- The Washington Times - Monday, July 30, 2012

Gabrielle Douglas wanted to go home.

In January, four days after the gymnast dubbed the “Flying Squirrel” celebrated her 16th birthday, training for the Olympics in West Des Moines, Iowa, became too much. Douglas yearned to return to her family in Virginia Beach, and the midnight showings of “Twilight” movies with sisters Arielle and Joy, dinners at Smokey Bones and exploring the boardwalk with her dogs, Zoway and Chandler.

Two years earlier, Douglas wrote a list of pros and one con — she would miss her family — as she hounded her mother, Natalie Hawkins, to send her to live with strangers and hone her uncanny gymnastics ability.

That ability helped Douglas compile the third-best Olympic qualifying round score Sunday in London behind second-place teammate Aly Raisman, in advance of Tuesday’s team finals and Thursday’s all-around competition.

Before the national magazine covers and prime-time television interviews, Ms. Hawkins wanted to bring her youngest daughter’s 4-feet-11 of smiles and energy back to Virginia. But the mother couldn’t.

“I know she would never be able to live with herself if she was sitting home on July 26 getting ready to watch the start of the games and her name wasn’t on it,” Ms. Hawkins said. “It was your decision to come, and you’re not a quitter.”

Douglas remained in Iowa and opened the path to the London Olympics that turned a pipe dream into a reality that feels like, at least to her mother, a mix of jubilation, anxiety, hope and nerves.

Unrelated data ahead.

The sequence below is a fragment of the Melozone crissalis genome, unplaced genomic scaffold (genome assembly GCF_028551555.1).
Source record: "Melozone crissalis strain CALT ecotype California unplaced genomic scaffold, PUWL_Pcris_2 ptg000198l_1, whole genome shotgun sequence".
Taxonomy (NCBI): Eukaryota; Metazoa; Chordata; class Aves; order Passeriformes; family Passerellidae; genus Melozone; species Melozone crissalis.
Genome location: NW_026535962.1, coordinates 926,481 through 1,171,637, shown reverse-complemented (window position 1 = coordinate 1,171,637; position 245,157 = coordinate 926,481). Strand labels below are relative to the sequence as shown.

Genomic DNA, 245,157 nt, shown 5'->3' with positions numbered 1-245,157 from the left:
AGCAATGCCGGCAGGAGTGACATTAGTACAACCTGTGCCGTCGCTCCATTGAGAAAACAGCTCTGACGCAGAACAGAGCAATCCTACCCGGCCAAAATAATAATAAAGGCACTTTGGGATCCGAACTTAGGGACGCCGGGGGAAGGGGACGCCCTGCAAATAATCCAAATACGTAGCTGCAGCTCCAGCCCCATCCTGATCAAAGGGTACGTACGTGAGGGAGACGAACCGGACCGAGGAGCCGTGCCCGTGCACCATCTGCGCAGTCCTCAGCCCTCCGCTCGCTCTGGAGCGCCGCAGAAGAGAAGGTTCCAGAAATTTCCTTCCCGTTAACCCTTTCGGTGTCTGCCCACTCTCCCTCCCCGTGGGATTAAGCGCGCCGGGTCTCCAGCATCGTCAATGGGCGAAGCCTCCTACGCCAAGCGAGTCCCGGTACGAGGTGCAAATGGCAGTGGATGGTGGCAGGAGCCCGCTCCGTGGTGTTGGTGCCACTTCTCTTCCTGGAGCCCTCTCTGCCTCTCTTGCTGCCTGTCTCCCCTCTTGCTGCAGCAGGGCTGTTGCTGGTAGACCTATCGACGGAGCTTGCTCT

For Douglas, West Des Moines and London are hopelessly intertwined. In 2008, she first asked about switching coaches in search of more advanced training and eventually told her mother that she would quit the sport if she couldn’t make a change. Ms. Hawkins didn’t want to move her three other children to pursue Gabrielle’s sport. Ms. Hawkins didn’t know how to reconcile her daughter’s desire for a new coach and her family’s inability to move.

By late 2010, they compromised.

In October that year, Douglas relocated to West Des Moines to train with Liang Chow at Chow’s Gymnastics and Dance Institute. Chow coached Shawn Johnson, who won a gold medal and two silvers in the 2008 Beijing Olympics before retiring in June. When Mr. Chow taught Douglas a new vault at a clinic, she was hooked and, with the aid of her sisters, compiled the list of reasons to train with Mr. Chow.

“It suddenly clicked in my head that I needed to get a higher coach standard who could actually take me [to the Olympics],” Douglas said. “I decided that if he could teach me this, then what else could he teach me?”

Iowa’s fields, mile after mile of them, threw off Douglas when she arrived. Where was the water? Where was Virginia’s traffic?

Douglas moved in with a host family, Travis and Missy Parton, and their four daughters. At first, Douglas was hesitant to ask Mrs. Parton for a favor and instead would ask her mother to be a go-between. Now Mrs. Parton is like Douglas‘ second mother.

After departing from Iowa in January, Douglas compiled the highest all-around score (including besting reigning world champion Jordyn Wieber) in the AT&T American Cup at Madison Square Garden in New York City. The score wasn’t counted because Douglas was an alternate.

But the U.S. Olympic Trials in San Jose, Calif., counted, and Douglas beat Wieber again to claim the lone guaranteed London spot with her all-around performance. That included scoring 15.9 in the uneven bars, the event that earned her “Flying Squirrel” nickname. On Sunday, Douglas and Raisman beat out Wieber for spots in this week’s all-around final.

Under Mr. Chow’s tutelage, Douglas believes that as long as she listens to his advice, she is “safe and sound.” But thoughts of Virginia, of home, are never far away.

“I feel like the sacrifices we make are not in vain,” Douglas said, “and it’ll pay off in the end.”



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